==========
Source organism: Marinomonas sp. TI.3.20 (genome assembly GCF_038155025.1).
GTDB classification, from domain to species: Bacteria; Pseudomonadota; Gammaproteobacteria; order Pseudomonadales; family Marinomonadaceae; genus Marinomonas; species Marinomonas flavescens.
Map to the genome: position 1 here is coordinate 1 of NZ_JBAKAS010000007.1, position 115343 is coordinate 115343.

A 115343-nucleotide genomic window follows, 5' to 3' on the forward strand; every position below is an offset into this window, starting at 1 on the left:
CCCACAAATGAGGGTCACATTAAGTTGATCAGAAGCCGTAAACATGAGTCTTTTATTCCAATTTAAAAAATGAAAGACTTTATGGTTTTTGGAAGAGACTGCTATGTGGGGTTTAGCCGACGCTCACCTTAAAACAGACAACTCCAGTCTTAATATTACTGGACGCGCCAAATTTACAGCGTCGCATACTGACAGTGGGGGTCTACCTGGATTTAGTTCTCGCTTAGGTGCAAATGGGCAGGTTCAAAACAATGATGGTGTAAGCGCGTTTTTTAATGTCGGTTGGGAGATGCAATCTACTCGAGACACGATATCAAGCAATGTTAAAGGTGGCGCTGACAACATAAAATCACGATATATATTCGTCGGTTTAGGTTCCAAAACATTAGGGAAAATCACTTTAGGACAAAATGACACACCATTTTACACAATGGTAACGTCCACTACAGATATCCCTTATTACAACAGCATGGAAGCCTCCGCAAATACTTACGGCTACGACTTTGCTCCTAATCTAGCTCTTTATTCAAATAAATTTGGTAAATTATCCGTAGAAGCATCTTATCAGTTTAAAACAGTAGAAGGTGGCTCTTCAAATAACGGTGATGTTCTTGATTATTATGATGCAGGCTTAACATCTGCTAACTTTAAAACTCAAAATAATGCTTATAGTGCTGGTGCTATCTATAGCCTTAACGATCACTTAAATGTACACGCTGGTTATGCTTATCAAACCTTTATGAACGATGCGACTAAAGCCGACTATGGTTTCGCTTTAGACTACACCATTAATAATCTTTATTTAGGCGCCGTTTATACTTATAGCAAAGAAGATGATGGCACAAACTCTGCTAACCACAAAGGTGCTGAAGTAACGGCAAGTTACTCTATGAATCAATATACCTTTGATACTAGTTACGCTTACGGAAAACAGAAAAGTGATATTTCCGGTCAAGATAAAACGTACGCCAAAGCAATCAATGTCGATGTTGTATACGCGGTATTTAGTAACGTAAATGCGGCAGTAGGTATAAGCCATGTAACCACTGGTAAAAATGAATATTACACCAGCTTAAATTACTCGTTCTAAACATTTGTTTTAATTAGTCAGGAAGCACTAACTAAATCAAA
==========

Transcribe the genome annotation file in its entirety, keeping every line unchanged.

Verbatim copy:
Source organism: Marinomonas sp. TI.3.20 (genome assembly GCF_038155025.1).
GTDB classification, from domain to species: Bacteria; Pseudomonadota; Gammaproteobacteria; order Pseudomonadales; family Marinomonadaceae; genus Marinomonas; species Marinomonas flavescens.
Map to the genome: position 1 here is coordinate 1 of NZ_JBAKAS010000007.1, position 115343 is coordinate 115343.

A 115343-nucleotide genomic window follows, 5' to 3' on the forward strand; every position below is an offset into this window, starting at 1 on the left:
CCCACAAATGAGGGTCACATTAAGTTGATCAGAAGCCGTAAACATGAGTCTTTTATTCCAATTTAAAAAATGAAAGACTTTATGGTTTTTGGAAGAGACTGCTATGTGGGGTTTAGCCGACGCTCACCTTAAAACAGACAACTCCAGTCTTAATATTACTGGACGCGCCAAATTTACAGCGTCGCATACTGACAGTGGGGGTCTACCTGGATTTAGTTCTCGCTTAGGTGCAAATGGGCAGGTTCAAAACAATGATGGTGTAAGCGCGTTTTTTAATGTCGGTTGGGAGATGCAATCTACTCGAGACACGATATCAAGCAATGTTAAAGGTGGCGCTGACAACATAAAATCACGATATATATTCGTCGGTTTAGGTTCCAAAACATTAGGGAAAATCACTTTAGGACAAAATGACACACCATTTTACACAATGGTAACGTCCACTACAGATATCCCTTATTACAACAGCATGGAAGCCTCCGCAAATACTTACGGCTACGACTTTGCTCCTAATCTAGCTCTTTATTCAAATAAATTTGGTAAATTATCCGTAGAAGCATCTTATCAGTTTAAAACAGTAGAAGGTGGCTCTTCAAATAACGGTGATGTTCTTGATTATTATGATGCAGGCTTAACATCTGCTAACTTTAAAACTCAAAATAATGCTTATAGTGCTGGTGCTATCTATAGCCTTAACGATCACTTAAATGTACACGCTGGTTATGCTTATCAAACCTTTATGAACGATGCGACTAAAGCCGACTATGGTTTCGCTTTAGACTACACCATTAATAATCTTTATTTAGGCGCCGTTTATACTTATAGCAAAGAAGATGATGGCACAAACTCTGCTAACCACAAAGGTGCTGAAGTAACGGCAAGTTACTCTATGAATCAATATACCTTTGATACTAGTTACGCTTACGGAAAACAGAAAAGTGATATTTCCGGTCAAGATAAAACGTACGCCAAAGCAATCAATGTCGATGTTGTATACGCGGTATTTAGTAACGTAAATGCGGCAGTAGGTATAAGCCATGTAACCACTGGTAAAAATGAATATTACACCAGCTTAAATTACTCGTTCTAAACATTTGTTTTAATTAGTCAGGAAGCACTAACTAAATCAAA